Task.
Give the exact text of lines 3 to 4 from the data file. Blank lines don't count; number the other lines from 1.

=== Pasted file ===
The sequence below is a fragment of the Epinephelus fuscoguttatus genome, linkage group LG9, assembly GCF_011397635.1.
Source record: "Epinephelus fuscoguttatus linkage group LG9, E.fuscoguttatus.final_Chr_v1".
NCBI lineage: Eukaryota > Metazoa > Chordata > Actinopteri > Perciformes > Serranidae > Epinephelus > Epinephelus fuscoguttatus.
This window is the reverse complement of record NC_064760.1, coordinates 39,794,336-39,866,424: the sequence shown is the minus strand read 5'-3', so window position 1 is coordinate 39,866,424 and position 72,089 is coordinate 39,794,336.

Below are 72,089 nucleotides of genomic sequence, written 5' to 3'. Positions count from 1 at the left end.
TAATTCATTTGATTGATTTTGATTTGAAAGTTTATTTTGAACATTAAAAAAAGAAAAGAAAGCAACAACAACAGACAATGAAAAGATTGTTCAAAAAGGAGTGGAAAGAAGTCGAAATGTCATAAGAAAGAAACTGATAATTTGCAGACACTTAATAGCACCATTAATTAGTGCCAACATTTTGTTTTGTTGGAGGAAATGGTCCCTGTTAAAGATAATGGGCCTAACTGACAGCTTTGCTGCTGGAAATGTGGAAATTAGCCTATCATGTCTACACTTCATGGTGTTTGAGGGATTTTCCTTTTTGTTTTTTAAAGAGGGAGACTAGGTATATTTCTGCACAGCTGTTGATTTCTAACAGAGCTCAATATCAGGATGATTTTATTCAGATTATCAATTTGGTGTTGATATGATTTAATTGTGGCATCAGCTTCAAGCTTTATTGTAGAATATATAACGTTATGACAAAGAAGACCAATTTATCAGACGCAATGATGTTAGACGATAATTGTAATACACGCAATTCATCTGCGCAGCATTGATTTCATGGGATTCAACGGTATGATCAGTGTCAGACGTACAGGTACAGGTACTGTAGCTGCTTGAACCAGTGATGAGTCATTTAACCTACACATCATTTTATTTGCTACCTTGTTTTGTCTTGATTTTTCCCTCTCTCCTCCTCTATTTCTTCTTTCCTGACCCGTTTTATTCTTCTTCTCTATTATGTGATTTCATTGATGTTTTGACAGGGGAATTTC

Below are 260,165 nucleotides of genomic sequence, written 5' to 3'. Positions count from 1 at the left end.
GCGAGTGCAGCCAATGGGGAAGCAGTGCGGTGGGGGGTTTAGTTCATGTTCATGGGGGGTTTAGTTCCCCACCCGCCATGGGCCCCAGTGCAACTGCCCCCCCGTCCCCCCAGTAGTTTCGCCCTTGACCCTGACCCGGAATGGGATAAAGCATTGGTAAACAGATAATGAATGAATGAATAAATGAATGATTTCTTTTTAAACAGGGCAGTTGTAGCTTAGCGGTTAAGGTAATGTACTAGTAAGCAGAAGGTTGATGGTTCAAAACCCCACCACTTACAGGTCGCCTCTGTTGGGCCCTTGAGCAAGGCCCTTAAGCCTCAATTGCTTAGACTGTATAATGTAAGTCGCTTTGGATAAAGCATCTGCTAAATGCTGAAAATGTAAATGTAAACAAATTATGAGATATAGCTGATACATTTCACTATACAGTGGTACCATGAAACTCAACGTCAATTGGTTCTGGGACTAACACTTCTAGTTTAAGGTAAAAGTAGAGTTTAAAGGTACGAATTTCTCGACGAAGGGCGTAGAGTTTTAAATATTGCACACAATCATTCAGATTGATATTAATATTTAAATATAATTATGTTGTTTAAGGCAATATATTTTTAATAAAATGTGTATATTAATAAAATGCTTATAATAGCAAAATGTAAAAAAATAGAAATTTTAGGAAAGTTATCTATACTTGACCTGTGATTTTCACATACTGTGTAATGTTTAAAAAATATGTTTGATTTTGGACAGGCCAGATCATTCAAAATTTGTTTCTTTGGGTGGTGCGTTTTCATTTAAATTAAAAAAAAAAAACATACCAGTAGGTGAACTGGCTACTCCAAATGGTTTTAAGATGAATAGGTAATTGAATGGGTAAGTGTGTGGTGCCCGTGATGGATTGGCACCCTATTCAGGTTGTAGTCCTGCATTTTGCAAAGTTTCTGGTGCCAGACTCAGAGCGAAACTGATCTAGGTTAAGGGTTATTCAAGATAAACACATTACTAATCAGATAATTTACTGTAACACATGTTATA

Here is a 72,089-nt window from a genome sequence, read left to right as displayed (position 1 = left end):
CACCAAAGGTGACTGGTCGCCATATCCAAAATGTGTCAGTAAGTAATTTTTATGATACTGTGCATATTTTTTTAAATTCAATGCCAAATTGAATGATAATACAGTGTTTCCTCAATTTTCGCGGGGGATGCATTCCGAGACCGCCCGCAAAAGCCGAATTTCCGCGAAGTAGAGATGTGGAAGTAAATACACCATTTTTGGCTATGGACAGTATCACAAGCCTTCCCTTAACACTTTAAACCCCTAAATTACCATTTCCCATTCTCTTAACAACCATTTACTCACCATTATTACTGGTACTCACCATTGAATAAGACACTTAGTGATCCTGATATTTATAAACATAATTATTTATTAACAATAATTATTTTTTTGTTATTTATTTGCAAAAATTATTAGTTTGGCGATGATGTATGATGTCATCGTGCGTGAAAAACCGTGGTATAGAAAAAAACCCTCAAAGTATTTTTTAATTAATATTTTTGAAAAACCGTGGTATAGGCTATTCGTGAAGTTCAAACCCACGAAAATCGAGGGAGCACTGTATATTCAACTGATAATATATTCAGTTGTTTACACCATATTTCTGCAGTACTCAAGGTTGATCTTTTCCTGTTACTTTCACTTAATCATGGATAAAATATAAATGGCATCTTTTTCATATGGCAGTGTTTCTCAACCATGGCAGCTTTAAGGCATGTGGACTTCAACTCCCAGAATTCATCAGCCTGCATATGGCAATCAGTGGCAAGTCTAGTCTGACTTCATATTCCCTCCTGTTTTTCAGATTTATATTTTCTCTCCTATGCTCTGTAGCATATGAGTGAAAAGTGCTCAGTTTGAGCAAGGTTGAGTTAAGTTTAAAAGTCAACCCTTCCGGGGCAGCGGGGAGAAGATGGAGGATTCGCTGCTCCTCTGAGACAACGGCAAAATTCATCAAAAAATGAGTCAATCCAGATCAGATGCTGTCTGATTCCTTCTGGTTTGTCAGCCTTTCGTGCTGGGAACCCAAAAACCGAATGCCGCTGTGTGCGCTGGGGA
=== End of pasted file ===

NCBI lineage: Eukaryota > Metazoa > Chordata > Actinopteri > Perciformes > Serranidae > Epinephelus > Epinephelus fuscoguttatus.
This window is the reverse complement of record NC_064760.1, coordinates 39,794,336-39,866,424: the sequence shown is the minus strand read 5'-3', so window position 1 is coordinate 39,866,424 and position 72,089 is coordinate 39,794,336.